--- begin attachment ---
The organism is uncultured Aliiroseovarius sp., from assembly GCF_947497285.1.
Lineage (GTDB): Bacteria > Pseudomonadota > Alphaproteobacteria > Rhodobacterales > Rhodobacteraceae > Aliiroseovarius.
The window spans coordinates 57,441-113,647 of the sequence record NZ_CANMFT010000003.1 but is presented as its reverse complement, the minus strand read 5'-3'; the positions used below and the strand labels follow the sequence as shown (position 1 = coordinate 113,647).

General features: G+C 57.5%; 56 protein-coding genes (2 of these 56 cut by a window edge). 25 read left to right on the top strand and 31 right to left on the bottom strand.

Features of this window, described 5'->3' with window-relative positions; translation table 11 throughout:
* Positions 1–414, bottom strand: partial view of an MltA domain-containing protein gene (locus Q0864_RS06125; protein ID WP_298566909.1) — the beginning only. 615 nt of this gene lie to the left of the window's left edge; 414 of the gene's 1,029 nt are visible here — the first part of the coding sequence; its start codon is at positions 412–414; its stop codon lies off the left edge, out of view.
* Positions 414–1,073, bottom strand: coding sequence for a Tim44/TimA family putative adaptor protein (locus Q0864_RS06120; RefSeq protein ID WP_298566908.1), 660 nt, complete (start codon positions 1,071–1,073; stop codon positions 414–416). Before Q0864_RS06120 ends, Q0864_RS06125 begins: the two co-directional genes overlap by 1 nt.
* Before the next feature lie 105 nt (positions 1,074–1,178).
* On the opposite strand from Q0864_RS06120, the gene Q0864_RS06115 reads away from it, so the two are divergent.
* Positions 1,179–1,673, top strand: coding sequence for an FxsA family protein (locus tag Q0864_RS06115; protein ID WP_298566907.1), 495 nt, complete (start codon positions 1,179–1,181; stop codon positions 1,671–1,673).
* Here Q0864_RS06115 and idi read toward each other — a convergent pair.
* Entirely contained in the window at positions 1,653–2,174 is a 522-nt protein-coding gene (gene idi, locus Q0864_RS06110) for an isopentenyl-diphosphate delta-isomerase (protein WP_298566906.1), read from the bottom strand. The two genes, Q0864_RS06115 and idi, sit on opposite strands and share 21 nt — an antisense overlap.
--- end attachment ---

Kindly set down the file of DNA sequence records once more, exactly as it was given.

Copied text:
The organism is uncultured Aliiroseovarius sp., from assembly GCF_947497285.1.
Lineage (GTDB): Bacteria > Pseudomonadota > Alphaproteobacteria > Rhodobacterales > Rhodobacteraceae > Aliiroseovarius.
The window spans coordinates 57,441-113,647 of the sequence record NZ_CANMFT010000003.1 but is presented as its reverse complement, the minus strand read 5'-3'; the positions used below and the strand labels follow the sequence as shown (position 1 = coordinate 113,647).

General features: G+C 57.5%; 56 protein-coding genes (2 of these 56 cut by a window edge). 25 read left to right on the top strand and 31 right to left on the bottom strand.

Features of this window, described 5'->3' with window-relative positions; translation table 11 throughout:
* Positions 1–414, bottom strand: partial view of an MltA domain-containing protein gene (locus Q0864_RS06125; protein ID WP_298566909.1) — the beginning only. 615 nt of this gene lie to the left of the window's left edge; 414 of the gene's 1,029 nt are visible here — the first part of the coding sequence; its start codon is at positions 412–414; its stop codon lies off the left edge, out of view.
* Positions 414–1,073, bottom strand: coding sequence for a Tim44/TimA family putative adaptor protein (locus Q0864_RS06120; RefSeq protein ID WP_298566908.1), 660 nt, complete (start codon positions 1,071–1,073; stop codon positions 414–416). Before Q0864_RS06120 ends, Q0864_RS06125 begins: the two co-directional genes overlap by 1 nt.
* Before the next feature lie 105 nt (positions 1,074–1,178).
* On the opposite strand from Q0864_RS06120, the gene Q0864_RS06115 reads away from it, so the two are divergent.
* Positions 1,179–1,673, top strand: coding sequence for an FxsA family protein (locus tag Q0864_RS06115; protein ID WP_298566907.1), 495 nt, complete (start codon positions 1,179–1,181; stop codon positions 1,671–1,673).
* Here Q0864_RS06115 and idi read toward each other — a convergent pair.
* Entirely contained in the window at positions 1,653–2,174 is a 522-nt protein-coding gene (gene idi, locus Q0864_RS06110) for an isopentenyl-diphosphate delta-isomerase (protein WP_298566906.1), read from the bottom strand. The two genes, Q0864_RS06115 and idi, sit on opposite strands and share 21 nt — an antisense overlap.